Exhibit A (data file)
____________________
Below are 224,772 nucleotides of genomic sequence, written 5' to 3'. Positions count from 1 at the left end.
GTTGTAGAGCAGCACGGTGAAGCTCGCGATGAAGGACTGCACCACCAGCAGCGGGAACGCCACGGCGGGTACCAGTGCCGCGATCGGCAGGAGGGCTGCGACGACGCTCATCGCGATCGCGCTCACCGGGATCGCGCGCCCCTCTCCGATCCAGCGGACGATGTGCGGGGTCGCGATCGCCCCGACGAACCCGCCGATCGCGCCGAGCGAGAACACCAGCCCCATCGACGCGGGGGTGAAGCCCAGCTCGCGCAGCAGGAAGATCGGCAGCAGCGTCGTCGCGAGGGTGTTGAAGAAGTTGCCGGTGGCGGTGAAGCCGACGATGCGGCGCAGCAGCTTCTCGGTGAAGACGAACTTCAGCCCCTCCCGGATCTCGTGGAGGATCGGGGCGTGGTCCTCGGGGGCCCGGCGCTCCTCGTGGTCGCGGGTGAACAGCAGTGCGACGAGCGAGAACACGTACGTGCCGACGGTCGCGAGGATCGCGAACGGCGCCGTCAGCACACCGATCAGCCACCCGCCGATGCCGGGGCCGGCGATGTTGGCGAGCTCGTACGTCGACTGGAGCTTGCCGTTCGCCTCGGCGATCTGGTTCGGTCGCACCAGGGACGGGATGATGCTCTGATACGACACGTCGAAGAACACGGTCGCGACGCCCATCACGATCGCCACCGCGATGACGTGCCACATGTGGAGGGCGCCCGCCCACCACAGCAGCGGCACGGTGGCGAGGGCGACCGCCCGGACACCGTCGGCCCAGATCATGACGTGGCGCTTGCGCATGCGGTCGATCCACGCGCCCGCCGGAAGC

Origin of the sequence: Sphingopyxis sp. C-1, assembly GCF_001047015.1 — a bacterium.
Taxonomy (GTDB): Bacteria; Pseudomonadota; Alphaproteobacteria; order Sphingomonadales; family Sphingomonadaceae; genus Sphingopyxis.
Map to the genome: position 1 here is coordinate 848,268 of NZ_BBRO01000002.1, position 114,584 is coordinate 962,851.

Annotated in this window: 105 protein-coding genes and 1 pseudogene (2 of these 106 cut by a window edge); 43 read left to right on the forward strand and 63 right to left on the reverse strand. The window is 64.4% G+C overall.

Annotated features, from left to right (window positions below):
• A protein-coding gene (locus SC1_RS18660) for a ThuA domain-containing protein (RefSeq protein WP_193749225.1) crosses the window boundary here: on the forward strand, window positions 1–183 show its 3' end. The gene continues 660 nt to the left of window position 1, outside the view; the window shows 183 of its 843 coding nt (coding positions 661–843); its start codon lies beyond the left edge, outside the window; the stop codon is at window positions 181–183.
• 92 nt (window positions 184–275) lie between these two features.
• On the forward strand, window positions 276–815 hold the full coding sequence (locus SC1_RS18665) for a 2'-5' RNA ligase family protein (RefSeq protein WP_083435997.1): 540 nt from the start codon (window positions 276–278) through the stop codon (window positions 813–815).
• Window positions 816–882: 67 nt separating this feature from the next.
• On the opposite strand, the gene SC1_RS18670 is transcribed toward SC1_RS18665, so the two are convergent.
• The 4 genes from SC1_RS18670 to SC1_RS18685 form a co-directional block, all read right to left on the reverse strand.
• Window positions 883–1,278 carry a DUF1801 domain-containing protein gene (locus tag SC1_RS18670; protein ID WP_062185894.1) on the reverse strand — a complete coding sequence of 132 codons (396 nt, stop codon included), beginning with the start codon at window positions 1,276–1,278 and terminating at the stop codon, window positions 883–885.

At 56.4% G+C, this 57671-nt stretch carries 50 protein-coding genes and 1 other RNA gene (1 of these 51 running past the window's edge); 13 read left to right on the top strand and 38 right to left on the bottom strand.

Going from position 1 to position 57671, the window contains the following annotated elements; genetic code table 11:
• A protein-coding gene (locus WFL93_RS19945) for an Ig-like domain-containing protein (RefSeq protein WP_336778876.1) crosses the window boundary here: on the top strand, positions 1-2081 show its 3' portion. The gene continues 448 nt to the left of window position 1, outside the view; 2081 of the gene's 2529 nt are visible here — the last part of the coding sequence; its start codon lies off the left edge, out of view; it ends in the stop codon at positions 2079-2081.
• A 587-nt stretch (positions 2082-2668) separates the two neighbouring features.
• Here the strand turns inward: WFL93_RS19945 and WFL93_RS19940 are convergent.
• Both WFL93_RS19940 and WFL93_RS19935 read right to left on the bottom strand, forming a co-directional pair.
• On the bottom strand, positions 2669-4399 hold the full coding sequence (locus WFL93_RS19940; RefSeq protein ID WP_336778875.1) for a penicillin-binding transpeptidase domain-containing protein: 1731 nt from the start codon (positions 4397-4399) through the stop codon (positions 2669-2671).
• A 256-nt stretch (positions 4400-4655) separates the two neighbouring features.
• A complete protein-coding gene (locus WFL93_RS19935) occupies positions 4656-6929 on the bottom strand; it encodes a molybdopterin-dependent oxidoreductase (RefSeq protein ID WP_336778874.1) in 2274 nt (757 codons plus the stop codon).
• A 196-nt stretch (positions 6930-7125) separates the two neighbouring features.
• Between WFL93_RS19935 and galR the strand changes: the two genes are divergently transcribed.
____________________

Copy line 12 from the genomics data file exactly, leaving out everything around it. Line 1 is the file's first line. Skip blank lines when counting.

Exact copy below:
• On the opposite strand, the gene SC1_RS18670 is transcribed toward SC1_RS18665, so the two are convergent.